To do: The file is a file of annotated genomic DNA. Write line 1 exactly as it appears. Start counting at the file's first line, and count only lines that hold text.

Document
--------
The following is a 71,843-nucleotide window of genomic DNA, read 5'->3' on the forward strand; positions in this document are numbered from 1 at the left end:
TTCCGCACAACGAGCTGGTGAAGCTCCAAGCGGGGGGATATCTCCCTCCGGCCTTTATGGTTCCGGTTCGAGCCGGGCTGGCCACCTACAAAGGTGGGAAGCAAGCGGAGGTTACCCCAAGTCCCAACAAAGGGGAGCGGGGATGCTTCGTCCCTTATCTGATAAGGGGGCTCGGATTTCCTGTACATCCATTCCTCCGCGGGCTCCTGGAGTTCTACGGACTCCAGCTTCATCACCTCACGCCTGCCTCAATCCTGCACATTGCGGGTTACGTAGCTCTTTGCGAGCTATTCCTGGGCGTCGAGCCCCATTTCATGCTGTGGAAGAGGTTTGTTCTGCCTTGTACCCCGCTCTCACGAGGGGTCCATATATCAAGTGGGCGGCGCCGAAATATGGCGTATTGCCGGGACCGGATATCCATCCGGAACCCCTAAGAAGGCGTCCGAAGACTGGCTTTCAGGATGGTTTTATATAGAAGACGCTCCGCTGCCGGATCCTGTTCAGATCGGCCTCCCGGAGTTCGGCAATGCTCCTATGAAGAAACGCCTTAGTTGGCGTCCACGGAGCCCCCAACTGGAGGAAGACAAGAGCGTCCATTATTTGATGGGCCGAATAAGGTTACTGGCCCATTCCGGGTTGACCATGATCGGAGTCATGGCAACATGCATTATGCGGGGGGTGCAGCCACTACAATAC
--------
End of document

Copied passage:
The following is a 71,843-nucleotide window of genomic DNA, read 5'->3' on the forward strand; positions in this document are numbered from 1 at the left end: